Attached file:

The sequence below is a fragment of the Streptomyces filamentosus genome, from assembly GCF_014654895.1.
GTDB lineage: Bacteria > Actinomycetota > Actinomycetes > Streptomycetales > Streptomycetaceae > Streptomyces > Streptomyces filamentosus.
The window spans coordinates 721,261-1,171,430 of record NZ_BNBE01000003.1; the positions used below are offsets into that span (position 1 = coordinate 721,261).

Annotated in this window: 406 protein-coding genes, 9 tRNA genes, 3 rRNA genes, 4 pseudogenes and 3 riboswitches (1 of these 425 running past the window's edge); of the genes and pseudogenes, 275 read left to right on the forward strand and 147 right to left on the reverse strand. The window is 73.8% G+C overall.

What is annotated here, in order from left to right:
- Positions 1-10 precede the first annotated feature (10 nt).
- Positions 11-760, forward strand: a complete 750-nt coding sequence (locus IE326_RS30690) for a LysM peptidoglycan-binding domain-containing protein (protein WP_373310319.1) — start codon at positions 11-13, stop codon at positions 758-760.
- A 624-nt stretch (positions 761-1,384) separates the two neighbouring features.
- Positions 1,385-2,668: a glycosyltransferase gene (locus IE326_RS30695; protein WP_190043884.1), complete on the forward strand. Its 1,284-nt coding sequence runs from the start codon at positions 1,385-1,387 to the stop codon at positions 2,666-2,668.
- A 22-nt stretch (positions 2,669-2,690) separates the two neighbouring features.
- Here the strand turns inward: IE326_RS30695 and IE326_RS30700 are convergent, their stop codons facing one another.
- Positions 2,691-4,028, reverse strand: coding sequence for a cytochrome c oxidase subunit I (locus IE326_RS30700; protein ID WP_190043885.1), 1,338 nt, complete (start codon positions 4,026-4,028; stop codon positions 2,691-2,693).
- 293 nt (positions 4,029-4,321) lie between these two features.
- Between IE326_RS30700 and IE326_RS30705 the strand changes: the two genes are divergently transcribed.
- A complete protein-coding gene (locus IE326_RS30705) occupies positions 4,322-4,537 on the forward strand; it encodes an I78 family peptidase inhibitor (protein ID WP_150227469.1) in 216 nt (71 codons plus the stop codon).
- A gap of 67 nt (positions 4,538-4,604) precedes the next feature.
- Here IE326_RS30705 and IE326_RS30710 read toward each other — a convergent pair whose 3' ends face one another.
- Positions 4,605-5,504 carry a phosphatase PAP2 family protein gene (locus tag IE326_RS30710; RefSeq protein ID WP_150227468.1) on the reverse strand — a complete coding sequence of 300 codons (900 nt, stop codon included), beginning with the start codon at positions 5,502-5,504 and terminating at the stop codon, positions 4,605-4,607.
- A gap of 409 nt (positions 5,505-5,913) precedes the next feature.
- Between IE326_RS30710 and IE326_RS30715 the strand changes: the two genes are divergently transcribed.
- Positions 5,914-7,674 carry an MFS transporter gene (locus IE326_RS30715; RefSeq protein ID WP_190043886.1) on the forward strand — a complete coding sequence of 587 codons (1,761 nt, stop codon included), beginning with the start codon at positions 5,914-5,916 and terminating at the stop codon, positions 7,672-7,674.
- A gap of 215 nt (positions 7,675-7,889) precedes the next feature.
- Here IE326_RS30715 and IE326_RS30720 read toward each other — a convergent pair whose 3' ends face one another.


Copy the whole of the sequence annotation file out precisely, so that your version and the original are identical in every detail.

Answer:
The sequence below is a fragment of the Streptomyces filamentosus genome, from assembly GCF_014654895.1.
GTDB lineage: Bacteria > Actinomycetota > Actinomycetes > Streptomycetales > Streptomycetaceae > Streptomyces > Streptomyces filamentosus.
The window spans coordinates 721,261-1,171,430 of record NZ_BNBE01000003.1; the positions used below are offsets into that span (position 1 = coordinate 721,261).

Annotated in this window: 406 protein-coding genes, 9 tRNA genes, 3 rRNA genes, 4 pseudogenes and 3 riboswitches (1 of these 425 running past the window's edge); of the genes and pseudogenes, 275 read left to right on the forward strand and 147 right to left on the reverse strand. The window is 73.8% G+C overall.

What is annotated here, in order from left to right:
- Positions 1-10 precede the first annotated feature (10 nt).
- Positions 11-760, forward strand: a complete 750-nt coding sequence (locus IE326_RS30690) for a LysM peptidoglycan-binding domain-containing protein (protein WP_373310319.1) — start codon at positions 11-13, stop codon at positions 758-760.
- A 624-nt stretch (positions 761-1,384) separates the two neighbouring features.
- Positions 1,385-2,668: a glycosyltransferase gene (locus IE326_RS30695; protein WP_190043884.1), complete on the forward strand. Its 1,284-nt coding sequence runs from the start codon at positions 1,385-1,387 to the stop codon at positions 2,666-2,668.
- A 22-nt stretch (positions 2,669-2,690) separates the two neighbouring features.
- Here the strand turns inward: IE326_RS30695 and IE326_RS30700 are convergent, their stop codons facing one another.
- Positions 2,691-4,028, reverse strand: coding sequence for a cytochrome c oxidase subunit I (locus IE326_RS30700; protein ID WP_190043885.1), 1,338 nt, complete (start codon positions 4,026-4,028; stop codon positions 2,691-2,693).
- 293 nt (positions 4,029-4,321) lie between these two features.
- Between IE326_RS30700 and IE326_RS30705 the strand changes: the two genes are divergently transcribed.
- A complete protein-coding gene (locus IE326_RS30705) occupies positions 4,322-4,537 on the forward strand; it encodes an I78 family peptidase inhibitor (protein ID WP_150227469.1) in 216 nt (71 codons plus the stop codon).
- A gap of 67 nt (positions 4,538-4,604) precedes the next feature.
- Here IE326_RS30705 and IE326_RS30710 read toward each other — a convergent pair whose 3' ends face one another.
- Positions 4,605-5,504 carry a phosphatase PAP2 family protein gene (locus tag IE326_RS30710; RefSeq protein ID WP_150227468.1) on the reverse strand — a complete coding sequence of 300 codons (900 nt, stop codon included), beginning with the start codon at positions 5,502-5,504 and terminating at the stop codon, positions 4,605-4,607.
- A gap of 409 nt (positions 5,505-5,913) precedes the next feature.
- Between IE326_RS30710 and IE326_RS30715 the strand changes: the two genes are divergently transcribed.
- Positions 5,914-7,674 carry an MFS transporter gene (locus IE326_RS30715; RefSeq protein ID WP_190043886.1) on the forward strand — a complete coding sequence of 587 codons (1,761 nt, stop codon included), beginning with the start codon at positions 5,914-5,916 and terminating at the stop codon, positions 7,672-7,674.
- A gap of 215 nt (positions 7,675-7,889) precedes the next feature.
- Here IE326_RS30715 and IE326_RS30720 read toward each other — a convergent pair whose 3' ends face one another.